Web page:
“At my father’s house on Svalbard,” she said. “Days and days ago. I don’t know. I found bread and stuff here and ate that.”

He lit the gas, melted the butter, poured in the eggs, and let them run all over the base of it. Her eyes followed everything greedily, watching him pull the eggs up into soft ridges in the center as they cooked and tilt the pan to let raw egg flow into the space. She watched him, too, looking at his face and his working hands and his bare shoulders and his feet.

When the omelette was cooked he folded it over and cut it in half with the spatula.

“Find a couple of plates,” he said, and Lyra obediently did so.

She seemed quite willing to take orders if she saw the sense of them, so he told her to go and clear a table in front of the café. He brought out the food and some knives and forks from a drawer, and they sat down together, a little awkwardly.

She ate hers in less than a minute, and then fidgeted, swinging back and forth on her chair and plucking at the plastic strips of the woven seat while he finished his. Her dæmon changed yet again, and became a goldfinch, pecking at invisible crumbs on the tabletop.

Will ate slowly. He’d given her most of the beans, but even so he took much longer than she did. The harbor in front of them, the lights along the empty boulevard, the stars in the dark sky above, all hung in the huge silence as if nothing else existed at all.

And all the time he was intensely aware of the girl. She was small and slight, but wiry, and she’d fought like a tiger; his fist had raised a bruise on her cheek, and she was ignoring it. Her expression was a mixture of the very young—when she first tasted the cola—and a kind of deep, sad wariness. Her eyes were pale blue, and her hair would be a darkish blond once it was washed; because she was filthy, and she smelled as if she hadn’t bathed for days.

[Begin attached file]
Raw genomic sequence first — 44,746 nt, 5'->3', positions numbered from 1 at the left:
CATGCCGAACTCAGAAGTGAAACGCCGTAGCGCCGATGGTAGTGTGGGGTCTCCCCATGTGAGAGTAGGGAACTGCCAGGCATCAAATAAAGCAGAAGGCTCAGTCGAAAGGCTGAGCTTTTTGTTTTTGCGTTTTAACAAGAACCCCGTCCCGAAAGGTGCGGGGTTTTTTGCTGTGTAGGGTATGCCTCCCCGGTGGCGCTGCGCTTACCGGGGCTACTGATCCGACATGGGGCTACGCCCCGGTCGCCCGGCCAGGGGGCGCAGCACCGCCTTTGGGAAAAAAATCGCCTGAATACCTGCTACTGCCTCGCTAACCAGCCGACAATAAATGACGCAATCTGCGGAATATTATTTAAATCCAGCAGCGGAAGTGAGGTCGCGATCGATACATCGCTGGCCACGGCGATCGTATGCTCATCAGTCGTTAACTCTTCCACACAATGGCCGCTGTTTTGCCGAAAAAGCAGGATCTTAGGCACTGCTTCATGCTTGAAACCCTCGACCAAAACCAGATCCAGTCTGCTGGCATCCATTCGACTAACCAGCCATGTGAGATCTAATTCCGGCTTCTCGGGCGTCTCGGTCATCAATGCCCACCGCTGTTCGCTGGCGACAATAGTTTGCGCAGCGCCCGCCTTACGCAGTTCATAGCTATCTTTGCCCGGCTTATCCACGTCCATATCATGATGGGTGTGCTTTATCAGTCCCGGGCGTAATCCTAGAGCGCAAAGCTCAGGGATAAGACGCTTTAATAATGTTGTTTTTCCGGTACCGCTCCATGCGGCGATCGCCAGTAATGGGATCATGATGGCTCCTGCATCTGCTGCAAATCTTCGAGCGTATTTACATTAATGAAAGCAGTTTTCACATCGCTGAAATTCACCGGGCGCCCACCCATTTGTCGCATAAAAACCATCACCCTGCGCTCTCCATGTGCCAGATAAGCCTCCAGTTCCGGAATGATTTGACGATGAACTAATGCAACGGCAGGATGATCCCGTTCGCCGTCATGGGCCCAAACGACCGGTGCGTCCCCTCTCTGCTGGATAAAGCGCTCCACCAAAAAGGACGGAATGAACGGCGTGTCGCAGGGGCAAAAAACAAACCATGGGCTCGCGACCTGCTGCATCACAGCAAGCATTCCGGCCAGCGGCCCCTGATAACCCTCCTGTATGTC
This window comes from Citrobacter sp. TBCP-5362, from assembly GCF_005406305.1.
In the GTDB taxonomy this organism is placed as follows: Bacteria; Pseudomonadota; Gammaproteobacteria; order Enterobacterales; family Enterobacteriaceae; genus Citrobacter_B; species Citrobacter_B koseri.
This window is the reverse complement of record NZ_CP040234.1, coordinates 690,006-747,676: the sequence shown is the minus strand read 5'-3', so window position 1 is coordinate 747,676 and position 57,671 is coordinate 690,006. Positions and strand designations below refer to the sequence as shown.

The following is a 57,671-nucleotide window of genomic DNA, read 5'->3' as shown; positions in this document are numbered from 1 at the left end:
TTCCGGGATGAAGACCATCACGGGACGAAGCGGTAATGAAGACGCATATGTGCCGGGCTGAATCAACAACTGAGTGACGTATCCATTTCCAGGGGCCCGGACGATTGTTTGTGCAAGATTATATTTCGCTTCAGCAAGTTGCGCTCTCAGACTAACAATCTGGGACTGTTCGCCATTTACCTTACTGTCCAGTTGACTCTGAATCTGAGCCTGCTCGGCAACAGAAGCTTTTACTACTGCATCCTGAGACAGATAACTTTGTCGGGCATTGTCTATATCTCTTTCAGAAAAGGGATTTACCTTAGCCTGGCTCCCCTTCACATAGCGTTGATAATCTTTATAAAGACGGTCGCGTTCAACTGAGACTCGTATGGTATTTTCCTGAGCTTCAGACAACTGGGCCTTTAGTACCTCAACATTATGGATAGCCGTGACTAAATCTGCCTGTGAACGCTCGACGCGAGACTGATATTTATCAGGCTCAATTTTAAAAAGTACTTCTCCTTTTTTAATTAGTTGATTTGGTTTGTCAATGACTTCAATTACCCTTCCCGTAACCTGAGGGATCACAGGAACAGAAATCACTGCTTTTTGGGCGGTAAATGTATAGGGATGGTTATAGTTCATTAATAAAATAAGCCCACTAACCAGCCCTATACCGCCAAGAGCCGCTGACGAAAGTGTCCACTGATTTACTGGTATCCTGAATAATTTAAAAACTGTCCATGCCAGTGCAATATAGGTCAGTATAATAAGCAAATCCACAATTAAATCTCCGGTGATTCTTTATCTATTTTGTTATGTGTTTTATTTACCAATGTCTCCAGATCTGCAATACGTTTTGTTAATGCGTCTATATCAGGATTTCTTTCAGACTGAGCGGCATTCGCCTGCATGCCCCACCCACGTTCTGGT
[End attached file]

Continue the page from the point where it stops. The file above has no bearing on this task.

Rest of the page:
“Laura? Lara?” Will said.

“Lyra.”

“Lyra . . . Silvertongue?”

“Yes.”

“Where is your world? How did you get here?”

She shrugged. “I walked,” she said. “It was all foggy. I didn’t know where I was going. At least, I knew I was going out of my world. But I couldn’t see this one till the fog cleared. Then I found myself here.”

“What did you say about dust?”

“Dust, yeah. I’m going to find out about it. But this world seems to be empty. There’s no one here to ask. I’ve been here for . . . I dunno, three days, maybe four. And there’s no one here.”

“But why do you want to find out about dust?”

“Special Dust,” she said shortly. “Not ordinary dust, obviously.”

The dæmon changed again. He did so in the flick of an eye, and from a goldfinch he became a rat, a powerful pitch-black rat with red eyes. Will looked at him with wide wary eyes, and the girl saw his glance.

“You have got a dæmon,” she said decisively. “Inside you.”

He didn’t know what to say.

“You have,” she went on. “You wouldn’t be human else. You’d be . . . half dead. We seen a kid with his dæmon cut away. You en’t like that. Even if you don’t know you’ve got a dæmon, you have. We was scared at first when we saw you. Like you was a night-ghast or something. But then we saw you weren’t like that at all.”

“We?”

“Me and Pantalaimon. Us. But you, your dæmon en’t separate from you. It’s you. A part of you. You’re part of each other. En’t there anyone in your world like us? Are they all like you, with their dæmons all hidden away?”

Will looked at the two of them, the skinny pale-eyed girl with her black rat dæmon now sitting in her arms, and felt profoundly alone.

“I’m tired. I’m going to bed,” he said. “Are you going to stay in this city?”

“Dunno. I’ve got to find out more about what I’m looking for. There must be some Scholars in this world. There must be someone who knows about it.”